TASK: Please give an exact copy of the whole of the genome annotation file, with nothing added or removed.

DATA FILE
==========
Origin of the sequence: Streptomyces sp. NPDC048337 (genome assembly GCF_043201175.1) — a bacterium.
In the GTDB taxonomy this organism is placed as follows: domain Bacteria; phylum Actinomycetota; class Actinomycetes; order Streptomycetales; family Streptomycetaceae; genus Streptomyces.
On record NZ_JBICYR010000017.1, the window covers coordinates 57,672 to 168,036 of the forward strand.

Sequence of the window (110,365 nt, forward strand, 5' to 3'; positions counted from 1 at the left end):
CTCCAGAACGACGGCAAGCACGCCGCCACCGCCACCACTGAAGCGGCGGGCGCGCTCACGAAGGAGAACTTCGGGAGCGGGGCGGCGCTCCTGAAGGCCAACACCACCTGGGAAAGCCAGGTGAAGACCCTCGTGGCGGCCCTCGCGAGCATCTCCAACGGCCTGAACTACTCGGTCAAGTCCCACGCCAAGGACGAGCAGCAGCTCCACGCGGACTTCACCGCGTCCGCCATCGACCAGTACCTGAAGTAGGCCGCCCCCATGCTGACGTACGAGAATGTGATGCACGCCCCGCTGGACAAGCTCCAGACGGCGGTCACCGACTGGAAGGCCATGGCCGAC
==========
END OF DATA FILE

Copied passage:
Origin of the sequence: Streptomyces sp. NPDC048337 (genome assembly GCF_043201175.1) — a bacterium.
In the GTDB taxonomy this organism is placed as follows: domain Bacteria; phylum Actinomycetota; class Actinomycetes; order Streptomycetales; family Streptomycetaceae; genus Streptomyces.
On record NZ_JBICYR010000017.1, the window covers coordinates 57,672 to 168,036 of the forward strand.

Sequence of the window (110,365 nt, forward strand, 5' to 3'; positions counted from 1 at the left end):
CTCCAGAACGACGGCAAGCACGCCGCCACCGCCACCACTGAAGCGGCGGGCGCGCTCACGAAGGAGAACTTCGGGAGCGGGGCGGCGCTCCTGAAGGCCAACACCACCTGGGAAAGCCAGGTGAAGACCCTCGTGGCGGCCCTCGCGAGCATCTCCAACGGCCTGAACTACTCGGTCAAGTCCCACGCCAAGGACGAGCAGCAGCTCCACGCGGACTTCACCGCGTCCGCCATCGACCAGTACCTGAAGTAGGCCGCCCCCATGCTGACGTACGAGAATGTGATGCACGCCCCGCTGGACAAGCTCCAGACGGCGGTCACCGACTGGAAGGCCATGGCCGAC